Silicon Valley's latest crazy initiative may be its own statehood. Back in December, Venture Capitalist Tim Draper proposed splitting California into six separate states, because he thinks the Golden State is too hard to manage in one big chunk. Now the plan is gaining traction, as the California's secretary of state has given Draper permission to begin circulating a petition.
The idea of splitting up California is not a new one: in 1941, a group of activists from the rural areas of northern California and southern Oregon devised a plan for both regions to secede and become a new state called Jefferson. That chapter in California's secession movement ended soon after Pearl Harbor, but the dream (and website!) lives on. In fact, one of Draper's proposed new states is the very same Jefferson, albeit without the Oregon component.
The other five states named in the plan are Northern California, Western California (centered on Los Angeles), Central California, South California (including San Diego), and, of course, Silicon Valley. But isn't dividing California into six states a bit much? Draper told ABC News:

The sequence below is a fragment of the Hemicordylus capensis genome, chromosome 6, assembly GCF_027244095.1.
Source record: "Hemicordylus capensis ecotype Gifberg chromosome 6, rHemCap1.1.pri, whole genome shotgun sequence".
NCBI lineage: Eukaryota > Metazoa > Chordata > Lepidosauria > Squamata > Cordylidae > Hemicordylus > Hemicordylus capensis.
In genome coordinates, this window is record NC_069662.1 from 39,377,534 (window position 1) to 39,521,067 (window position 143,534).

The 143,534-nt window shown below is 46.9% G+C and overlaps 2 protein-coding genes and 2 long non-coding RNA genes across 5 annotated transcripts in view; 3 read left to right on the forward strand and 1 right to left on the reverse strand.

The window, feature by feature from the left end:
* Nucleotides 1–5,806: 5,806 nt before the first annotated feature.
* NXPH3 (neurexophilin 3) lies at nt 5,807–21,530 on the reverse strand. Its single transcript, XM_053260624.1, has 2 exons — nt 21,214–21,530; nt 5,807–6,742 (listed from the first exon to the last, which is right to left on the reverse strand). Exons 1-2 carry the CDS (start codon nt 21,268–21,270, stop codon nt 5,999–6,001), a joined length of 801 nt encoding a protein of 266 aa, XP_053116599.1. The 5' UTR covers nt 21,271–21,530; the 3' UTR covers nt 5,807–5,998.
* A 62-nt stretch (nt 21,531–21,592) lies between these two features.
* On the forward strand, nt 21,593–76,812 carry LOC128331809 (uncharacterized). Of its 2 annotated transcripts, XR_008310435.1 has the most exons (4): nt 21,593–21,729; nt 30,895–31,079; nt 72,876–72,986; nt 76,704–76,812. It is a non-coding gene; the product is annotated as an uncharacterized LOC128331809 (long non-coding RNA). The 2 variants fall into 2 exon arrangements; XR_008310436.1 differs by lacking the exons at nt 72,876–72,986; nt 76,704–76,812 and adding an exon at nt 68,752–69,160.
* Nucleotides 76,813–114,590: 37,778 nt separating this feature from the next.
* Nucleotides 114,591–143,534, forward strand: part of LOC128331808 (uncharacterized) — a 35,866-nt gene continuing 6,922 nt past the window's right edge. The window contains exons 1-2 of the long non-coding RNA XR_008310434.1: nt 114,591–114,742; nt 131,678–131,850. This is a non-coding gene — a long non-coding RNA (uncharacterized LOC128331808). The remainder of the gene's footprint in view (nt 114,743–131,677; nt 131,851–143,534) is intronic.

It is more and more difficult for Sacramento to keep up with the social issues from the various regions of California. With six Californias, people will be closer to their state governments, and states can get a refresh.
Despite his dreams and petition, though, Draper's plan isn't likely to go anywhere. Even if it were to pass, new states still have to be approved by Congress. And six Californias would mean an extra ten seats in the Senate – a number that's a little more than distressing to many politicians. "I don't think anyone is going to give California 12 Senate seats," said Raphael Sonenshein, executive director of the Pat Brown Institute of Public Affairs at California State University, Los Angeles, to the AP. "Its prospects are nil."